In 2002, Mr. Burnaford was appointed to the Town’s Planning Commission by Mayor Jim Piet, and then was elected Chair of the Planning Commission in 2003. In 2004, he was elected to the TOKI Council. His planning experience naturally thrust him into the forefront of issues surrounding Johns Island developmental questions.

Appointment to the Planning Commission quickly familiarized Mr. Burnaford with the major problems involved in traversing Johns Island. Th e longer he served, the more he learned about land use and zoning issues. Determining the obstacles to be overcome, which individuals were key in finding solutions to problems, and what might realistically be possible occupied a
great deal of his time. Once he was elected to Town Council, the Mayor assigned Mr. Burnaford responsibility for TOKI’s public safety and communications eff orts. As a result, he soon found himself in touch with groups such as the South Carolina Coastal Conservation League that proved crucial in understanding how infrastructure changes might be planned.

Ties were quickly established with the Seabrook Island Town Council, and a dialogue began, and continues, about how to ensure safe travel on Johns Island in the face of ongoing development. Everyone involved understood that a consensus agreement from the Johns Island community would be crucial in order to lobby the Charleston County Council, which ultimately has oversight over development and infrastructure changes. Leon Stavrinakis, the former County Council chair, who was elected to the State Legislature in November 2006, was very helpful in framing plans for Johns Island in the context of completing the Mark Clark Expressway. He will also be an important ally in Columbia when planning reaches the point of practical application. Paul Thurmond, who will replace Mr. Stavrinakis on County Council, will also be a valuable resource.

Most of Councilman Burnaford’s work depended on meeting with interested parties and providing a sympathetic ear for the many conflicting views on how Johns Island development should occur. He met with groups such as the South Carolina Coastal Conservation League, the Johns Island Council, the Seabrook Town Council, and various governmental agencies. At one point he, along with members of the South Carolina Coastal Conservation League, convinced a representative of the SCDOT to join them for a tour of Bohicket Road to point out safety concerns and discuss the possibility of widening Bohicket.

He has also met with key individuals such as Tom Legare, Merrill Irvin, Martha Craft-Essig, Andrew Geer, and Chris Cannon, who were, and remain, passionately involved in shaping the future of Johns Island. Th e result of Mr. Burnaford’s research, meetings, and discussions led him to one conclusion: Johns Island will definitely be developed and the process should be carefully planned and executed with input from Johns Islanders.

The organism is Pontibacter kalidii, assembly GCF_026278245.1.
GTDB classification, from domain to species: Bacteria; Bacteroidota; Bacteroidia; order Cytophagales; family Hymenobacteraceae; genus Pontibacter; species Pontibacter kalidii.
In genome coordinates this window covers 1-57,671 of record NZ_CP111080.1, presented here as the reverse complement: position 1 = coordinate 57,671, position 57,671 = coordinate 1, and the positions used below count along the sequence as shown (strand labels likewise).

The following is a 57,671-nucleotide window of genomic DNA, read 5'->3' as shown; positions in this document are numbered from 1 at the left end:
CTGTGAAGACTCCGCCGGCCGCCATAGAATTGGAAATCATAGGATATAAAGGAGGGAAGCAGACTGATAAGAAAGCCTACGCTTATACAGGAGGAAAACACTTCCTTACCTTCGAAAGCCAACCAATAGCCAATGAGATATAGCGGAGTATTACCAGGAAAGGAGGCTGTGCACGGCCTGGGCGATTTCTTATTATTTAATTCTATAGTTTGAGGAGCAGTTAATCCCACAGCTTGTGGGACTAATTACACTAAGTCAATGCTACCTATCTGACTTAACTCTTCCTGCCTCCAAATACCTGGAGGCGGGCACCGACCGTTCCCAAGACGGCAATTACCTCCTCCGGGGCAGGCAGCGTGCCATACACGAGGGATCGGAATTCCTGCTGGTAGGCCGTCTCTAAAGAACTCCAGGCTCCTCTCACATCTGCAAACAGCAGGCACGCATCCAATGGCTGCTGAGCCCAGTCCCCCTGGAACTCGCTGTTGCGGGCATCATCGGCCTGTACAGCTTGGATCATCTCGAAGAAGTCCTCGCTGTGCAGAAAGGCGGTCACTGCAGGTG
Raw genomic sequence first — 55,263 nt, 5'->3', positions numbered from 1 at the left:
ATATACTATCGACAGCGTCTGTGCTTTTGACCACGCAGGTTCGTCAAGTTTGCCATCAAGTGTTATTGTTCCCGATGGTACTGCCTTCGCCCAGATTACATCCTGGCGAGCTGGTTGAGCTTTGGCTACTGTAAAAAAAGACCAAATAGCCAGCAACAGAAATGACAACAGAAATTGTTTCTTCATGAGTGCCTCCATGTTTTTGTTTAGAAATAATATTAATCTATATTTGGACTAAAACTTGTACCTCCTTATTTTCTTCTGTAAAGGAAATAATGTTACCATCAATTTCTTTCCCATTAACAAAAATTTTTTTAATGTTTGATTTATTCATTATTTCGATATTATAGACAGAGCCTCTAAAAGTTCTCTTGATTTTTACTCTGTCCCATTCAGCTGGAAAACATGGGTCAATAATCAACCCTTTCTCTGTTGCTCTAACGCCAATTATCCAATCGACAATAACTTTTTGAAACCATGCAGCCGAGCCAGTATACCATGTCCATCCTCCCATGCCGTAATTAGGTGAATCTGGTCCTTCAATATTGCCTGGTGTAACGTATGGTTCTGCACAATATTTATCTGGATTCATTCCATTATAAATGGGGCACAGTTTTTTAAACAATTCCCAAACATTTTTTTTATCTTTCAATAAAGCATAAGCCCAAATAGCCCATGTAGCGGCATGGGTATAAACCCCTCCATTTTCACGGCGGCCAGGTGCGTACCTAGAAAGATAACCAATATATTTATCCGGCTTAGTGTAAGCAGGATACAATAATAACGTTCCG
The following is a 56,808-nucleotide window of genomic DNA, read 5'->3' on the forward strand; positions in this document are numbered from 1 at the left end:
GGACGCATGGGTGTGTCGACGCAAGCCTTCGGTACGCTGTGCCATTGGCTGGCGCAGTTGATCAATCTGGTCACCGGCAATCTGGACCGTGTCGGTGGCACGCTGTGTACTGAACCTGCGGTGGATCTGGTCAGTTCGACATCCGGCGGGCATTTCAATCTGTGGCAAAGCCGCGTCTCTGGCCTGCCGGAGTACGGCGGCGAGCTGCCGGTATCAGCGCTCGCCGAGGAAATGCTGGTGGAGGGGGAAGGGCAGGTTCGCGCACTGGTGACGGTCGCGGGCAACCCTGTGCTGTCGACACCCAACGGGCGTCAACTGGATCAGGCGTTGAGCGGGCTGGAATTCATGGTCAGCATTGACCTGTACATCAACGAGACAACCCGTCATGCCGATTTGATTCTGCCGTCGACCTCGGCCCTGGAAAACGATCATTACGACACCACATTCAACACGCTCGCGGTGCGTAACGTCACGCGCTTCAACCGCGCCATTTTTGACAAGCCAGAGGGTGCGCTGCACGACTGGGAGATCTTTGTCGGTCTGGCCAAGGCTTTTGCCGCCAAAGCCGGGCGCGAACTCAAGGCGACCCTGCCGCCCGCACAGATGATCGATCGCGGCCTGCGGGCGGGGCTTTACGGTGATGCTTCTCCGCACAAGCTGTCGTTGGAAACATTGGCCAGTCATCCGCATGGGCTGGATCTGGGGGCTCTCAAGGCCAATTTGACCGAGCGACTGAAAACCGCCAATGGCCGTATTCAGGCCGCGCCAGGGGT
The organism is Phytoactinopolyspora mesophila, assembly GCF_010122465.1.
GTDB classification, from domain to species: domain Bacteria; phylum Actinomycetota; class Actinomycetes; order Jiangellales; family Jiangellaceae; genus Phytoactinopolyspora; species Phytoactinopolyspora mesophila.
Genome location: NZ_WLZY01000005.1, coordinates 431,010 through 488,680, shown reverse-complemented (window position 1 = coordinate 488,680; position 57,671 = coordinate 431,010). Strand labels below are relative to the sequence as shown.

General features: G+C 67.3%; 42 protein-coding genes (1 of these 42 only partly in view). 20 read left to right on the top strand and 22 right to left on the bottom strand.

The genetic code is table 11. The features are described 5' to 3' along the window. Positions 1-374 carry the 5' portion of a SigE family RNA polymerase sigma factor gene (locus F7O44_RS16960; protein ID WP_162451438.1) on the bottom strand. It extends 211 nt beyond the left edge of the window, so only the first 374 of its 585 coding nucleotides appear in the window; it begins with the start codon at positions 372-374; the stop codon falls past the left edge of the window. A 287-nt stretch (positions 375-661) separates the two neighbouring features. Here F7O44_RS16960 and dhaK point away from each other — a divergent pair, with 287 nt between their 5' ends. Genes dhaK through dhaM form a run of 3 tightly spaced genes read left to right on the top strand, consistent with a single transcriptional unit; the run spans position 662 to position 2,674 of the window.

In his view, the key to the development lay in minimizing damage to the natural beauty of the island while maximizing traffic safety. Accordingly, the extension of Betsy Kerrison along Bohicket Road to Maybank Highway soon became an option to pursue, which is an approach that runs counter to the one advocated by Mayor Piet several years earlier. Mr. Burnaford’s view of widening Bohicket Road, however, needs broad-based support from Johns Island residents, the Coastal Conservation League, and local, regional and state officials. In his opinion, this alternative approach offers the most efficient, safest, and least damaging way to help solve one of Johns Island’s major infrastructure problems. In sum, current thinking is that cutting down the center of Johns Island from Maybank Highway to Betsy Kerrison would be too disruptive to island life and too costly in acquiring rights-of-way.

Similarly, making River Road four lanes wide would be more costly because of the longer distance involved and the lack of support from Johns Islanders. Ultimately, KICA members, as well as Seabrook and Johns Island property owners, should prepare themselves for travel changes during the next few years. Maybank Highway is going to be expanded to four lanes from the end of the Stono Bridge to Main Road. While some interested parties have concerns about these infrastructure changes, and other parties welcome them as controlled responses to serious problems, the only thing that is certain is that infrastructure change is on the way. Municipal, local, regional, and state authorities are working hard to fi nd the safest and most cost effective solution to a daunting traffic problem, and there is every reason to suspect that they will be successful.